Never Underestimate an Old Man Who Is Also a U.S. Veteran

I’m not very good at the art of journaling on time… Well, not unless it has to do with hospital stuff, in which case I have no choice. When it comes to recording (and sharing) life’s bits, I like to take my time. Not just because I can be mildly lazy, but because I like to digest experiences before I write them out.

That’s the reason why I’ve yet to write a post about our recent trips to Salt Lake City and Friday Harbor. We went to Utah to celebrate my Father-in-Law’s 90th birthday. The picture below is not from the celebration, but do I need a reason to share the fantastic t-shirt my Mother-in-Law got for her love?
Never Underestimate an Old Man

It was wonderful to see my Piano Man share a bit of scotch with his parents…
Scotch

…and rage about a certain wild-haired politician with his father.
William and Grandpa

There was time for with visiting old friends…
Old Friends

…and sharing fun anecdotes with former colleagues.
Old Colleagues

No hometown visitor should go without ice cream…
Grandma and Grandpa

…or without paying their respects to those who have gone before.
Graveyard in Utah

After Salt Lake City, we flew… drove… ferried… to Friday Harbor. I’ll save those details for future posts. All this mind-travel can be quite exhausting. We were so tired on our way to the island, too. Most of my bits were issuing wild curses into the wind. Except my teeth… my teeth never got the memo.
Magaly and William, 8-9-16

Use Word Foreplay

This weekend, over at the Imaginary Garden with Real Toads, Kerry invited us to craft a poem while keeping in mind the phrase, “This is not what we came to see”, from Brian Patten’s “The Projectionist’s Nightmare”. My muse might’ve had way too much fun with the prompt *cough, cough, cough*.

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“Use word foreplay”, he ordered.

She obeyed, whispering, “Hard,
deep, harder!” her edge and her tongue
cutting quick and bleeding bone.

His eyes opened so wide, his mouth
wider… as her stiletto hit the right spot
between his legs, and his screaming
thrilled her will to take all.

“I am trouble”, she batted
long bloodied lashes, “it’s not a rumor.”

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the wee notes…
– Kerry’s prompt asks for a new poem. The 3 blackouts that inspired this short piece were born months apart; separate, they tell three different tales. I’ve combined them, tweaked them through the mind of a slightly disturbed speaker, and (I believe) turned them into something new. Let’s see what Kerry says…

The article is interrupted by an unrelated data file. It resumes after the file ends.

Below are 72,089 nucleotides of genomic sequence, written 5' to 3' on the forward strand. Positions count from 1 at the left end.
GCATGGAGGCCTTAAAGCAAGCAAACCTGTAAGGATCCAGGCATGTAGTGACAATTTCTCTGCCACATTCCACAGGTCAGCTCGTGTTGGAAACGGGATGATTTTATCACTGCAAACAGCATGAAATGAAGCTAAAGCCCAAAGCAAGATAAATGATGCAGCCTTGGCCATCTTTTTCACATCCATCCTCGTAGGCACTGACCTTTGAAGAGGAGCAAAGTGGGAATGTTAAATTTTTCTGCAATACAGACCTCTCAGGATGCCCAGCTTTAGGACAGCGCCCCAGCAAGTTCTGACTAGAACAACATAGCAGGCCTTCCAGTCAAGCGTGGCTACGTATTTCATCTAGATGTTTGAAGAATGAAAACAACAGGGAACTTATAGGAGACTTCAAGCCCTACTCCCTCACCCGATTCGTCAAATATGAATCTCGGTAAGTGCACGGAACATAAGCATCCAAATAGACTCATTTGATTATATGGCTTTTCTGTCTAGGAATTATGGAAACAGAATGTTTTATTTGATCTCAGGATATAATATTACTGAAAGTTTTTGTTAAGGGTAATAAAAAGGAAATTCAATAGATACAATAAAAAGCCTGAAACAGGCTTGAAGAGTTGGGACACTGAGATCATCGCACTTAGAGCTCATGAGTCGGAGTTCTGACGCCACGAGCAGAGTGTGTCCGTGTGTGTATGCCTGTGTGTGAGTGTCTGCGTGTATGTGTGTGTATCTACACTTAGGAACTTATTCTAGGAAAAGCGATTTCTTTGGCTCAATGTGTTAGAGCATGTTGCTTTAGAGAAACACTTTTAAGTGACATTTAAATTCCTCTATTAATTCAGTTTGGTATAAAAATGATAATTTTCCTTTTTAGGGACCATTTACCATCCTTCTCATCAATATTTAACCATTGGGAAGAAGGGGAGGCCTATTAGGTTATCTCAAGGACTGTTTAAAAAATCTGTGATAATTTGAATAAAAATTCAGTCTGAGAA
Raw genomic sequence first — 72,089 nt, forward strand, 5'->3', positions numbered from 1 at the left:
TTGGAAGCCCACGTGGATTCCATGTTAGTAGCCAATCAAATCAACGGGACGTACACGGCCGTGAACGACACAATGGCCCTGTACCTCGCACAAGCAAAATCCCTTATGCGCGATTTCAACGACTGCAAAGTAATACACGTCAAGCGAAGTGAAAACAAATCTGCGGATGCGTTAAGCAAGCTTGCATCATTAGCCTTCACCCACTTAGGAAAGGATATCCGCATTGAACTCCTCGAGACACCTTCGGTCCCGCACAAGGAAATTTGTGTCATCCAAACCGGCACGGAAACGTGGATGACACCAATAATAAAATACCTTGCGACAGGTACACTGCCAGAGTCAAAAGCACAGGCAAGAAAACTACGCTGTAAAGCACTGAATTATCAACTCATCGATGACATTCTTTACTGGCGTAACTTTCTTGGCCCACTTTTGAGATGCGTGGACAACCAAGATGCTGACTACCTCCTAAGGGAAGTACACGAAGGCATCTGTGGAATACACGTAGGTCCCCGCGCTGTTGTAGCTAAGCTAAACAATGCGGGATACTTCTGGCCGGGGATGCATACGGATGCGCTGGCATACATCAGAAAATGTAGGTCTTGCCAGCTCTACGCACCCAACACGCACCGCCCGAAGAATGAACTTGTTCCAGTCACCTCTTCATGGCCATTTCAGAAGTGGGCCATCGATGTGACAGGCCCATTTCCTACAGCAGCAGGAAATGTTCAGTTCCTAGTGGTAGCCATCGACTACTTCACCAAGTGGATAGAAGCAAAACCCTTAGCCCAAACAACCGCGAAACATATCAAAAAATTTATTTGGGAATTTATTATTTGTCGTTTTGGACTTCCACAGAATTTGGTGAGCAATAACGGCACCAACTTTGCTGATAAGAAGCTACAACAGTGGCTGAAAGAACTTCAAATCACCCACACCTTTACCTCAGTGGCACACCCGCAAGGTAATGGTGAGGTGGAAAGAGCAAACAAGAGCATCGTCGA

– I am also linking this bit to Poets United – Poetry Pantry 316.

Use Word Foreplay

Thrill

A Troubling Rumor

Stones, Echoes, Skulls

And all should cry, Beware! Beware!          
His flashing eyes, his floating hair!   
Weave a circle round him thrice,      
And close your eyes with holy dread,          
For he on honey-dew hath fed,        
And drunk the milk of Paradise.
~ Kubla Khan, by Samuel Taylor Coleridge

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“I lost the skull charm three years ago, Grandmother. But there is nothing to worry about. I promise.”

Her eyes grew wide and shiny, so he added a smile to the fib. “Grandmother, there are no echoes. There have never been. I feel a little silly telling you this, but I never really heard them. Or saw anything. I used to wear the charm to bed because it made you happy. That’s all.”

She shook her head and began to fade, slowly gliding backwards towards the opened window, as if pulled by a force she couldn’t control.

“Grandmother? Don’t leave like that. Don’t be upset. I… it’s just that…” He knew he had to tell her, but the lie had gone for so long. He was sure that if he refused to believe in them, they would just go… But their screams just got louder and closer, and her voice faded. “Grandmother, I threw it away. The skull charm, I buried it.”

Her translucent features crumpled, phantom tears filled the wrinkles that cracked her youth. The unseen pulled on her, ripping off her clothes. Before her skin was also torn, the lips of his grandmother’s spirit mouthed: Stones, stones, stones…

It was the last time he saw her, years ago, when the dead only whispered from the shadows. The first echoes began to take shape the night he turned twenty-one. He went back for the skull charm, but the earth had eaten the protection. He returned home with hands and pockets full of stones.

Placing the rocks around him didn’t quiet the dead, but it kept their skulls from smothering him into madness. Some nights, when he fell asleep between books and stones, he could hear the echoes of his grandmother’s warnings: Beware, beware…

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a wee note…
– First published in 2014. This wee tale was born while a motif from my AlmaMia Cienfuegos world, my favorite bit from Kubla Khan and the illustration below dance in my head. I’m linking to Prompt Nights – Let’s gather around for some ghost stories (Sanaa, thanks so much for helping me revive my oldies).

Poet's Sleep, by Chang Houg Ahn“Poet’s Sleep”, by Chang Houg Ahn